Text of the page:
Promod Pillai MBBS, MCh, FAANSAssociate Professor
Director, Cerebrovascular and Endovascular Neurosurgery
Department of Neurological Surgery
Loma Linda University Health
11234 Anderson Street, Room 2562A, Loma Linda, CA 92354
EDUCATION AND TRAINING
Medical School: Kottayam Medical College, Mahatma Gandhi University, Kerala India
Internship: The Ohio State University Wexner Medical Center, General Surgery
Residency: The Ohio State University Wexner Medical Center, Neurosurgery
Fellowship: The Ohio State University Wexner Medical Center, Endovascular Neurosurgery
Fellowship: The Ohio State University Wexner Medical Center, Research Fellowship Skull Base Neurosurgery
Fellowship: University of Pittsburgh Medical Center, Gamma Knife Radiosurgery/ Research Fellowship
Awards & Recognition: Healing Hands Honoree. A grateful patient program honoring Loma Linda University Health physicians and staff.
Q 1. Do you think fellowship training in neuroanesthesia improves patient care?
Yes, I strongly believe so just from my personal experience. Spending a dedicated time specializing in neuroanesthesia makes these anesthesiologists experts in their field. They are always better prepared because of their expertise with different neurosurgical procedures. I often see them giving valuable input whether it is related to patient positioning or management of complex intracranial dynamics during complicated surgery or managing any unexpected complications. I can always rely on them for overall patient management while I focus on to my surgical field.
Q 2. What do you see as the value in a neuroanesthesia fellowship?
By spending a dedicated time in neuroanesthesia makes these anesthesiologists better prepared to manage various neurosurgical procedures which is a greatly evolving field. I don’t have to remind them what the blood pressure and hemodynamic goals are during various stages of a complex intracranial procedures, or how important it is to manage the coagulation profile during a bleeding spine or intracranial procedure. For example, you can’t let the platelets count to drop to 50 K like they do in general surgical procedures. How important it is to keep the patient immobile during an endovascular procedures like cerebral aneurysm coiling, importance of smooth and faster wakeup at the end of the procedure, is there a room to give more mannitol or hypertonic saline if patient’s osmolality is already close 320. I can recollect numerous scenarios where in the input from our neuroanesthesiologist turned out to be very valuable. When we encounter an unexpected scenario, their expertise always comes in handy to navigate through the situation smoothly as we have to work as a team. If I have a non-neuroanesthesia team, managing my patient, I have to remind them the goals of management at the beginning of the case and throughout during the surgery. Unfortunately, if things get arduous at the surgical field, I won’t be able to give them directions and worry about missing things.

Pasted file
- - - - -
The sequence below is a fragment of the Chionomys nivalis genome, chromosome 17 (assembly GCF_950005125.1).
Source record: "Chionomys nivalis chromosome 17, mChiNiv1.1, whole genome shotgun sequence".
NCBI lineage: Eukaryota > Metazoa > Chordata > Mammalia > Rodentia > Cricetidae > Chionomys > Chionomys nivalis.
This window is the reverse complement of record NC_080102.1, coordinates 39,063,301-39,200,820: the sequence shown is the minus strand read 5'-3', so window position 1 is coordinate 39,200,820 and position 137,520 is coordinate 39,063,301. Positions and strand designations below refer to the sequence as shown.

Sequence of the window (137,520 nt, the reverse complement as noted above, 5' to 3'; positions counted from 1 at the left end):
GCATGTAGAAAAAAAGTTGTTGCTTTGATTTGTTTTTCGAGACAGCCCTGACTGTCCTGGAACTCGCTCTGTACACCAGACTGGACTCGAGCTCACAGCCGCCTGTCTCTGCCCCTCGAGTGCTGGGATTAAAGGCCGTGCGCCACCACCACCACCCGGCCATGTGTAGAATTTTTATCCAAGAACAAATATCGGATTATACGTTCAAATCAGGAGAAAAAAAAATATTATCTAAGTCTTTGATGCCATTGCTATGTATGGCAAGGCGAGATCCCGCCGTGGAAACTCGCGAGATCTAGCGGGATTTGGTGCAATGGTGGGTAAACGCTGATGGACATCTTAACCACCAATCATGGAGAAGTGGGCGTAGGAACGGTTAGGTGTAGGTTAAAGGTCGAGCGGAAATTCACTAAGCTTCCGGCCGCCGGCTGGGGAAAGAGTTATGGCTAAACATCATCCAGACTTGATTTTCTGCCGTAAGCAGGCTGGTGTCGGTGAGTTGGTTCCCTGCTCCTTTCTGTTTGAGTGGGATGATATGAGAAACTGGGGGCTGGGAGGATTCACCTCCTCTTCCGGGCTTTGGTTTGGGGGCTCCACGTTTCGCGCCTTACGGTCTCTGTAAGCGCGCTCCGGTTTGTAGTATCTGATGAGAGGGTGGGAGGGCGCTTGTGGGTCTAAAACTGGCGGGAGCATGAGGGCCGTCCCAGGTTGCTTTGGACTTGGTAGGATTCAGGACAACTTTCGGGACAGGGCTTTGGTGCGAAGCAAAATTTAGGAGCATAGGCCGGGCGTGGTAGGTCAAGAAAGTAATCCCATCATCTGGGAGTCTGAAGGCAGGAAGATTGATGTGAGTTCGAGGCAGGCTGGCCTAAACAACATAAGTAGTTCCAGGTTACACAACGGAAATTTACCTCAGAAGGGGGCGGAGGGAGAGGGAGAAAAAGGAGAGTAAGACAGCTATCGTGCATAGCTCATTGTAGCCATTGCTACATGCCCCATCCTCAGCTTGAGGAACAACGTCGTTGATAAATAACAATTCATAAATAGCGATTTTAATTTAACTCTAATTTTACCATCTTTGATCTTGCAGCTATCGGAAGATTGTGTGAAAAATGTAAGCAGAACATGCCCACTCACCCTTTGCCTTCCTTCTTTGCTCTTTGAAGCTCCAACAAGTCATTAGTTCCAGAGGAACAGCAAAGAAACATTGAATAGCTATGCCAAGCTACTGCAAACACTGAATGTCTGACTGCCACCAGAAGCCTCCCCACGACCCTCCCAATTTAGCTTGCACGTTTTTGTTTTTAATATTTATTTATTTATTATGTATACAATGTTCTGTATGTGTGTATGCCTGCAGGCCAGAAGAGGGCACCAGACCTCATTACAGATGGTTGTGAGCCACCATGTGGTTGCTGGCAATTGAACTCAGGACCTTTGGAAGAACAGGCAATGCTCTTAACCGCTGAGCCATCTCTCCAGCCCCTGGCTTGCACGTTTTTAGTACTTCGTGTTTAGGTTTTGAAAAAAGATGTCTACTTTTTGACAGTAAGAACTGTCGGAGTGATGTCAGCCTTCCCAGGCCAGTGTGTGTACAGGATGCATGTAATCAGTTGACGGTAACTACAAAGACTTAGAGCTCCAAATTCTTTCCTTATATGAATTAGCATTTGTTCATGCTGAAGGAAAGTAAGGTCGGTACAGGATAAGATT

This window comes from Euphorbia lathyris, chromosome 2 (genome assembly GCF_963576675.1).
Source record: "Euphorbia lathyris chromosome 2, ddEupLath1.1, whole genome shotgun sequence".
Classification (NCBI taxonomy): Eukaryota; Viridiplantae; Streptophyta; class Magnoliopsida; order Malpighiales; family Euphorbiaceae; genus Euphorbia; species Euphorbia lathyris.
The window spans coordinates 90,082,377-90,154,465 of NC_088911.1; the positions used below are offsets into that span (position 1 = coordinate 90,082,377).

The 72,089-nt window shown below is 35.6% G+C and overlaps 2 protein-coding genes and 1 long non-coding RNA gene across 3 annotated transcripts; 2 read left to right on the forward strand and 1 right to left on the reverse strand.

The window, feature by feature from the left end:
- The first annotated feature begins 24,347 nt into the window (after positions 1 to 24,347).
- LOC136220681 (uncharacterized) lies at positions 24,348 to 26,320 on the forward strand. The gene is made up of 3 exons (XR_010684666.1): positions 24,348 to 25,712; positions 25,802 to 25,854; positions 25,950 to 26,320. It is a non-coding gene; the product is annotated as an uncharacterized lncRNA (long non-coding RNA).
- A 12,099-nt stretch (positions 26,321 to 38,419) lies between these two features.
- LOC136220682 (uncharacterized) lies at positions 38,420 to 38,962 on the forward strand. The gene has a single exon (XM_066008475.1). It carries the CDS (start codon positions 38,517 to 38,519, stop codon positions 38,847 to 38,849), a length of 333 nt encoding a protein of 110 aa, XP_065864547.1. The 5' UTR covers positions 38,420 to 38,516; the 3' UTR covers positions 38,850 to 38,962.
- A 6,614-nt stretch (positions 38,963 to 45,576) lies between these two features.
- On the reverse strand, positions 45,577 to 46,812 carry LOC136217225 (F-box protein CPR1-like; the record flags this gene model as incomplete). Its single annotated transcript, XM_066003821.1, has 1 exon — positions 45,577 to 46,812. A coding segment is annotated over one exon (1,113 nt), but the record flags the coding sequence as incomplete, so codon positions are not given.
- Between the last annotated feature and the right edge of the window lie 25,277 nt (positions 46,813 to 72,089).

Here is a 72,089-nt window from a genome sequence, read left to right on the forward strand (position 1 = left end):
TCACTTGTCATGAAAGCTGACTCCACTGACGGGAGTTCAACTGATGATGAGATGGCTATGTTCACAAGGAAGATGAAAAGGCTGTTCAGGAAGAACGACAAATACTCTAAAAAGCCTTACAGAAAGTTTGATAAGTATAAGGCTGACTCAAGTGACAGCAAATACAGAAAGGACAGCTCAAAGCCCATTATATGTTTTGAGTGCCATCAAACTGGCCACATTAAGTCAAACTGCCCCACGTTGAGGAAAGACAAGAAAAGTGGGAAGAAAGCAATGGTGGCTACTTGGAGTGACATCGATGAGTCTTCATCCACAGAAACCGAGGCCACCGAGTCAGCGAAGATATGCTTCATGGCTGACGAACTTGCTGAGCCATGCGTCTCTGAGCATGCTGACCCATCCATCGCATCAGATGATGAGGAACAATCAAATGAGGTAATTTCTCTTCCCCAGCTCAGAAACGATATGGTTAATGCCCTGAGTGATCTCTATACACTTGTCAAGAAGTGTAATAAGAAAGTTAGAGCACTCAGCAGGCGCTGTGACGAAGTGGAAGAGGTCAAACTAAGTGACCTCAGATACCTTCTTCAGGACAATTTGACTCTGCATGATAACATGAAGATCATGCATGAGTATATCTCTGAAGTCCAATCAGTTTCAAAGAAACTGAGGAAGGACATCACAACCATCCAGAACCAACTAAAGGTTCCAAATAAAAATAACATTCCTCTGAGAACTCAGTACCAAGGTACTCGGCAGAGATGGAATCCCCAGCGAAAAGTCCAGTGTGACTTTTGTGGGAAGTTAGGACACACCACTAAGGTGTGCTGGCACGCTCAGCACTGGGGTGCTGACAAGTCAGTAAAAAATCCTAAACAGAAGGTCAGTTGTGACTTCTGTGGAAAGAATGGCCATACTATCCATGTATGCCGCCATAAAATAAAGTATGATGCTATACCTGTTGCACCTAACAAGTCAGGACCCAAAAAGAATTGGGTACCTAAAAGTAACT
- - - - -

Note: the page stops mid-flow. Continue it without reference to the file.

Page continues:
Q 3. Does fellowship training factor into your hiring decisions?
Q 4. What career benefits do you see for a resident pursuing a neuroanesthesia fellowship?
This additional training in neuroanesthesia will put them at advantage than the general anesthesiologists. As they can take care of general surgical patients in addition to neuro patients. In many academic facilities, having a dedicated neuroanesthesia team is the goal and can only be achieved by hiring more anesthesiologists specialized in this field.
Q 5. Would you recommend anesthesia residents consider a neuroanesthesia fellowship?
Yes. I think demand for neuroanesthesiologists is going to increase as more and more neurosurgeons’ requests for specialized neuroanesthesia team to manage their patients. It is a fascinating field, and the anesthesiologists play a great role in the overall outcome of neurosurgical patients.
Q 6. What would you say to a resident who is considering a neuroanesthesia fellowship but is unsure if it’s worth it?
I would encourage them take an elective month and spend some time in neuroanesthesia and in neuro ICU.
Q 7. Any other thoughts you would like to share?
The anesthesiologists play a crucial role in all surgeries but even so while managing a complex awake craniotomy or some other major neurosurgical procedures and I think it is a very rewarding experience for any physician. As a surgeon, I would like to see a devoted neuroanesthesia team taking care of my patients.